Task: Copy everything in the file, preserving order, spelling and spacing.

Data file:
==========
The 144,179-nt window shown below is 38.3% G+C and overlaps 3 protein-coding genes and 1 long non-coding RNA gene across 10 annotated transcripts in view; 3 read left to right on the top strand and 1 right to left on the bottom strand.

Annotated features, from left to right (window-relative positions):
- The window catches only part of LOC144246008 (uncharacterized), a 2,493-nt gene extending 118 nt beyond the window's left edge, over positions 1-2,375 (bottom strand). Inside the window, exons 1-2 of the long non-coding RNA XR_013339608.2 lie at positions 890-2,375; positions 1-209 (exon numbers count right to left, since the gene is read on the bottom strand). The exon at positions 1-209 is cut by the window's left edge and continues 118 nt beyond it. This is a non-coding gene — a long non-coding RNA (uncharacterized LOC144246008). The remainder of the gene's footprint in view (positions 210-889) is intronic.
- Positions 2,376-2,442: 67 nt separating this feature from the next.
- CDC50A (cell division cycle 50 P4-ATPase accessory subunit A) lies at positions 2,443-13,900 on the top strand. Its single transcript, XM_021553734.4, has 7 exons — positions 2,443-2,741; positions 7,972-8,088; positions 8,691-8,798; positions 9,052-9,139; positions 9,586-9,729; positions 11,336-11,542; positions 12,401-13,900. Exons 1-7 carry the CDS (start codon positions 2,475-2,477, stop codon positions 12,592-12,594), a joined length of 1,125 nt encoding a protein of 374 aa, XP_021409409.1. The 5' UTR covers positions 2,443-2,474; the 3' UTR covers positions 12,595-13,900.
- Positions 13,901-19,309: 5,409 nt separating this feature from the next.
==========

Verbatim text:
The 144,179-nt window shown below is 38.3% G+C and overlaps 3 protein-coding genes and 1 long non-coding RNA gene across 10 annotated transcripts in view; 3 read left to right on the top strand and 1 right to left on the bottom strand.

Annotated features, from left to right (window-relative positions):
- The window catches only part of LOC144246008 (uncharacterized), a 2,493-nt gene extending 118 nt beyond the window's left edge, over positions 1-2,375 (bottom strand). Inside the window, exons 1-2 of the long non-coding RNA XR_013339608.2 lie at positions 890-2,375; positions 1-209 (exon numbers count right to left, since the gene is read on the bottom strand). The exon at positions 1-209 is cut by the window's left edge and continues 118 nt beyond it. This is a non-coding gene — a long non-coding RNA (uncharacterized LOC144246008). The remainder of the gene's footprint in view (positions 210-889) is intronic.
- Positions 2,376-2,442: 67 nt separating this feature from the next.
- CDC50A (cell division cycle 50 P4-ATPase accessory subunit A) lies at positions 2,443-13,900 on the top strand. Its single transcript, XM_021553734.4, has 7 exons — positions 2,443-2,741; positions 7,972-8,088; positions 8,691-8,798; positions 9,052-9,139; positions 9,586-9,729; positions 11,336-11,542; positions 12,401-13,900. Exons 1-7 carry the CDS (start codon positions 2,475-2,477, stop codon positions 12,592-12,594), a joined length of 1,125 nt encoding a protein of 374 aa, XP_021409409.1. The 5' UTR covers positions 2,443-2,474; the 3' UTR covers positions 12,595-13,900.
- Positions 13,901-19,309: 5,409 nt separating this feature from the next.